This report from the Bureau of Justice Statistics examines seasonal patterns in violent and household property incidents in the United States from 1993 to 2010. Seasonal patterns are similar fluctuations of rates that tend to recur each year during the same season.
Key findings are:
- Data indicate a higher rate of household property crimes (including burglary, motor vehicle theft, and household larceny) in the summer.
- Motor vehicle thefts do not have a seasonal pattern.
- For violent assaults (including rape and sexual assault, robbery, aggravated assault, simple assault), patterns vary depending on the crime.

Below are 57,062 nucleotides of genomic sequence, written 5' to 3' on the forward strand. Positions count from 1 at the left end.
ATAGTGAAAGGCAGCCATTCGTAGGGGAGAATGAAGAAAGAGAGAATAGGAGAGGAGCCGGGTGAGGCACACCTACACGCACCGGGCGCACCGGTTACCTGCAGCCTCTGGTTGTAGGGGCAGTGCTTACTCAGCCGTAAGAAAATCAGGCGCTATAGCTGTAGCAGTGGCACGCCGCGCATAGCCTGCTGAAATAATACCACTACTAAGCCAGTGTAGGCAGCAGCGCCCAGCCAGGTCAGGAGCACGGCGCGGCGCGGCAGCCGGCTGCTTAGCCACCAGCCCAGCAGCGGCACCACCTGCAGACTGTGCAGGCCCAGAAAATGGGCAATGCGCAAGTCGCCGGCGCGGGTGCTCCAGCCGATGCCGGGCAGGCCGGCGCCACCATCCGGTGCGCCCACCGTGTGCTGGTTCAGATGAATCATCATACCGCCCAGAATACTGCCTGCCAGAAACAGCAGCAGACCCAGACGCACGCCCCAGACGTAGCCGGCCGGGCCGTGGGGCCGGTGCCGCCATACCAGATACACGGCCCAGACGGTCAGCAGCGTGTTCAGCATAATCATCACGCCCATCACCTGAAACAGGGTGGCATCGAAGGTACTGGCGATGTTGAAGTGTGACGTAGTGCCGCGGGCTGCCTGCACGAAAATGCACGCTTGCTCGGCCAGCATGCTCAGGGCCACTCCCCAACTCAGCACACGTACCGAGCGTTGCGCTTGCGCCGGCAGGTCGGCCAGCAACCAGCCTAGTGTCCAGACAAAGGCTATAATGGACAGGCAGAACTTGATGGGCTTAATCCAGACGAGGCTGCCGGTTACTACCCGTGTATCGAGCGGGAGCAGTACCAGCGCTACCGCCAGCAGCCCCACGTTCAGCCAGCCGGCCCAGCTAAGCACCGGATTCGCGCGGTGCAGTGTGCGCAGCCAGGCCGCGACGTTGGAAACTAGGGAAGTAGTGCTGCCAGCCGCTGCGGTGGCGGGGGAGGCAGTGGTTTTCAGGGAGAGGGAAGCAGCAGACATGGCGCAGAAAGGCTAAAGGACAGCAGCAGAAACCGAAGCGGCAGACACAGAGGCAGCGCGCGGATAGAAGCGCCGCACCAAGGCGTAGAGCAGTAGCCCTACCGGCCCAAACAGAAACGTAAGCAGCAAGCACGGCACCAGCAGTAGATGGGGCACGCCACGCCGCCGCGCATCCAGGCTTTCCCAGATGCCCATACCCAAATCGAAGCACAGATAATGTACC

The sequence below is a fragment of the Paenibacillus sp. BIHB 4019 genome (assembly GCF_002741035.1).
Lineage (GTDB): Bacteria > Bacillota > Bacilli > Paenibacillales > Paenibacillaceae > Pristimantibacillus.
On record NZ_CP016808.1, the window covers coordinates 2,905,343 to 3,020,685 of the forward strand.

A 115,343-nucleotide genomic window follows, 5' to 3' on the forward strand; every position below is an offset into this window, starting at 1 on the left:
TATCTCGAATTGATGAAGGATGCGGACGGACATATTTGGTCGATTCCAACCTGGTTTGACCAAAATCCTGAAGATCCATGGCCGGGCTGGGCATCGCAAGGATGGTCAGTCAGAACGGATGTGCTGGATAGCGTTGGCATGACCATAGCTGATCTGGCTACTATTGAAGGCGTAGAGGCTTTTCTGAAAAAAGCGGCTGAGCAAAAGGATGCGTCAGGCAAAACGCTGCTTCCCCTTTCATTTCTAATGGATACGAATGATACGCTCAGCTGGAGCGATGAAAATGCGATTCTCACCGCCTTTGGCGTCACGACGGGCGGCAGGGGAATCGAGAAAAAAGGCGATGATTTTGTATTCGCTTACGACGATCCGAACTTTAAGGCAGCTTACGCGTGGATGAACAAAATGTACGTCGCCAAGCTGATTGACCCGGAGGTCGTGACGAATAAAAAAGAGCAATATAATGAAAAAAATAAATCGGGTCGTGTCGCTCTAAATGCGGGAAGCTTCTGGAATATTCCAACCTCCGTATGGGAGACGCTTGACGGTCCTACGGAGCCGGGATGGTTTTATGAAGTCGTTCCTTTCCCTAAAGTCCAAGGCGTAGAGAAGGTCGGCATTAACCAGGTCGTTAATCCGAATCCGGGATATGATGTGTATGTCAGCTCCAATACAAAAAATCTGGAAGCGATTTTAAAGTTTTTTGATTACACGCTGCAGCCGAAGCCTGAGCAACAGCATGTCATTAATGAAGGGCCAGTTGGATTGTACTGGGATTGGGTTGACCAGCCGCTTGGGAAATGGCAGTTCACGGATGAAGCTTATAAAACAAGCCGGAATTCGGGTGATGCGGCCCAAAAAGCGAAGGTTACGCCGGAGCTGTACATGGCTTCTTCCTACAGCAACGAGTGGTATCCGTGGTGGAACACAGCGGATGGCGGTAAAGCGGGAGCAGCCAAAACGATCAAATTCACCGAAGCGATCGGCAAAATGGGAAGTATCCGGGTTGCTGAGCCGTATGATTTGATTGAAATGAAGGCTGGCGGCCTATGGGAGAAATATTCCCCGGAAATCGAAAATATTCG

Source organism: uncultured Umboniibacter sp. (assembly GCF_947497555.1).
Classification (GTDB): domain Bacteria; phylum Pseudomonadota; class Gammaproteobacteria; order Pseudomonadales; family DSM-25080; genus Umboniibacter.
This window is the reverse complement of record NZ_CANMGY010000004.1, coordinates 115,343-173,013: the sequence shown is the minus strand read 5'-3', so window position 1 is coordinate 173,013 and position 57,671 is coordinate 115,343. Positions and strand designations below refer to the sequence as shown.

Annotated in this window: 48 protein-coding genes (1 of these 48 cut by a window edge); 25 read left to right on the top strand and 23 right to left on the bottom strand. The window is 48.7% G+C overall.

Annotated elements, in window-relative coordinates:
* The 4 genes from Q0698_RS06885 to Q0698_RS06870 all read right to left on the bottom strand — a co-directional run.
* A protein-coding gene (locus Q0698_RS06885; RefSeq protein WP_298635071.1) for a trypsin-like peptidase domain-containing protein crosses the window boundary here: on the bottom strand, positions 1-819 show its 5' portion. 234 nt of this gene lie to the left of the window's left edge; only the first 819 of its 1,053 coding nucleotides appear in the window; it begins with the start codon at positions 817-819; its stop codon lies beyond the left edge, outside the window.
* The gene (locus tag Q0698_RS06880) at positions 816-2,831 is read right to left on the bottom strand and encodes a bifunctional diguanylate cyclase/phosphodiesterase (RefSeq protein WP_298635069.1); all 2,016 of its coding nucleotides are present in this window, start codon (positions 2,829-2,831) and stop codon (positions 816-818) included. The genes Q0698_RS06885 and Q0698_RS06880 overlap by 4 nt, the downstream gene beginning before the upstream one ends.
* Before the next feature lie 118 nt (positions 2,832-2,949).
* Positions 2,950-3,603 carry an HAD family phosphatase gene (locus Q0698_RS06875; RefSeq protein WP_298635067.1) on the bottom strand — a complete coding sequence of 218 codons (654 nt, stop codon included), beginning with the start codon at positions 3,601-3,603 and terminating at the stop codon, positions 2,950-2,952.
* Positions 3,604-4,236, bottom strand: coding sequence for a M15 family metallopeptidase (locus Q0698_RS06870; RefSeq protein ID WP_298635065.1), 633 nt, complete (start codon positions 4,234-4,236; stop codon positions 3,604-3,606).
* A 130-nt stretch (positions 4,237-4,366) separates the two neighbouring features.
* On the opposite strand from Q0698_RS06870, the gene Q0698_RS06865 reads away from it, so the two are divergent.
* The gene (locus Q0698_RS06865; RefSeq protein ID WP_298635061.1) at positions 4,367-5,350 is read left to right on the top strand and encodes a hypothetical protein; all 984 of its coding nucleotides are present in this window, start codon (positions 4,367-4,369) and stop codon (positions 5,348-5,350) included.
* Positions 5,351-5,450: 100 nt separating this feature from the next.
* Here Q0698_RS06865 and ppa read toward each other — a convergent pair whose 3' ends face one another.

- Aggravated assault rates are highest in the summer, whereas rates for simple assault—such as bodily injury during a consensual fight—are highest in the fall.
- Rape, sexual assault, and intimate partner violence rates are highest in the summer.
- Robbery rates do not have seasonal variations.
To view the report, click here.